One aerostat that was tested in Utah last year was able to follow individual vehicles “dozens of miles away” and watch a test subject plant a fake bomb on the side of the road. According to the Washington Post, the Army has “no current plans” to use that high-powered video sensor in Maryland, but wouldn’t rule out using it in the future.
(via A Giant Military Surveillance Blimp Is Going to Constantly Monitor the East Coast)

CES 2014: Smart contact lenses ‘give you superhuman vision’

6 reasons planning a trip is (almost) better than going on one
1. Everything is possible. 
Up until the moment you click “buy” on those airplane tickets, you could go anywhere. Sure you have a budget and places you want to go, but still, for one brief second you can pretend you’re living the life of the super wealthy, that you can jet off to Rome for dinner and Iceland for a mud bath. Planning a trip is about dreaming and, the wilder the dreams, the better. In that first stage of planning you don’t have to be practical. You can think crazy: I’m going to New Zealand so obviously I should see Australia too, because they’re so close, amirite?!? Sure, at some point you’ll have to whittle it down and count your pennies, but not yet.
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Forbes: Reflecting on #30Under30


#  I I live in a world of go. Go forth, go on, go in, go further, go for it. It’s this constant go that gives me speed and strength. It’s also this go that gives me impatience, and a desperate need to discover and uncover the world at a rapid pace. 

A few years ago I actually told my parents I wanted to make the Forbes List. I was six (just kidding). It was not to win an award, or to be recognized for my work (although it’s totally badass!); it was to accomplish work that was worthy of such recognition. I was inspired by winners of the past, those who had put effort, aggression, passion and perseverance into the everyday, because to make everyday important, is a far greater challenge.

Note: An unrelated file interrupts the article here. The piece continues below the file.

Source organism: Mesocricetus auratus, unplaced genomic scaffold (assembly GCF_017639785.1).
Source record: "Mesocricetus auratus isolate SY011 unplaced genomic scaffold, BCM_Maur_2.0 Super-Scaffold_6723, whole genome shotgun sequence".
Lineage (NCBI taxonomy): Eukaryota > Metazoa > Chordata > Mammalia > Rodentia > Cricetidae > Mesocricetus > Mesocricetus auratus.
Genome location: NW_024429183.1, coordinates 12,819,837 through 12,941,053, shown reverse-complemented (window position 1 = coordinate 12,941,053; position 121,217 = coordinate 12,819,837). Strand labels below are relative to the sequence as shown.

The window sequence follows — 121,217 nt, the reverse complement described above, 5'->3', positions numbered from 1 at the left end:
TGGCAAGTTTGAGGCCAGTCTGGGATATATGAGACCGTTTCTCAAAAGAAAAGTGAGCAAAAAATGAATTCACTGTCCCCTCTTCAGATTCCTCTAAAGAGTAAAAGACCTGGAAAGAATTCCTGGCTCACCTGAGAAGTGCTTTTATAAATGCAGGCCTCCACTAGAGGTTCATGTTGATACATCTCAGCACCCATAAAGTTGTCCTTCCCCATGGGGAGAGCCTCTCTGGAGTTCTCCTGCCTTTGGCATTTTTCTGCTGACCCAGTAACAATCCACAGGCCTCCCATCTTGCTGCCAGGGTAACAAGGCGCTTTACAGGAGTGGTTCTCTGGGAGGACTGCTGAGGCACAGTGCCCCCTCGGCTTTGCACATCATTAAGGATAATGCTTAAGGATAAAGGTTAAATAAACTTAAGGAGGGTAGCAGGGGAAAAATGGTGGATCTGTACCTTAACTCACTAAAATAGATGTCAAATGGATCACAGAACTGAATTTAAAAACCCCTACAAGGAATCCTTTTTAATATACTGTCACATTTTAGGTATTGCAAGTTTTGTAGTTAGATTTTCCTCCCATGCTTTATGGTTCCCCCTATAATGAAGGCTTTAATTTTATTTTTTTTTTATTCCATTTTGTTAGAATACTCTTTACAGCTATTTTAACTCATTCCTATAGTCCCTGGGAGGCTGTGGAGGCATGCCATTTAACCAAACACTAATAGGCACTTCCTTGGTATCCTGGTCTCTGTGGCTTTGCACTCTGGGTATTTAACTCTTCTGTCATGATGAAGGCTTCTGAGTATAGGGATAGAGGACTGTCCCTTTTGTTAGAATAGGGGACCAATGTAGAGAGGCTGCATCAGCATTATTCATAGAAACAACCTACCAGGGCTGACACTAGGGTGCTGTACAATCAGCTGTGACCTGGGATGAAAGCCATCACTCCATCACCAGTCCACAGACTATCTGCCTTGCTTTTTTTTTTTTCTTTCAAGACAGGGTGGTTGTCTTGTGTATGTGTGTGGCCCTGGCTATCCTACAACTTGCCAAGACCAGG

At 28, I’m still learning, adjusting, breaking, bending, growing, and sharpening. But I have learned to attack every day with vengeance - a vengeance to inspire, both others and myself, and a vengeance to do better than my best. To some, this vengeance can seem harsh, and well, it is. It can seem aggressive. It is. And if it seems all too serious, that’s because it is. The energy I put out into the world, the heart I put into my work, the lengths I take to inspire and learn from others, is no laughing matter… because I have made a choice, for every single moment to matter. 

At 28, I often get in trouble for my aggression (enter angry emoji here). But I have learned that passion is one of the most powerful tools we have (thanks Dad). This past year, Sheryl Sandberg bravely shared some sob stories, Harvard Biz Review opened the female flood gates with their controversial article, Emotional, Bossy, Too Nice and I too joined the fiery forces. Because risk taking requires heart, and it’s this heart, that has helped me fight my goals, and conquer them with fury.

The Forbes 30 Under 30 List includes 450 movers and shakers who define this go. They are believers (and serious overachievers!) who bridge head and heart, and challenge the everyday. They aren’t afraid to question the quo, or break the boundaries, and I am humbled to be considered one of them. It’s wonderful to be recognized for your work (it takes a village, and there are too many to thank), but it’s remarkable to set your mind on something, and watch the magic happen.

Your life is in your control, so go get it.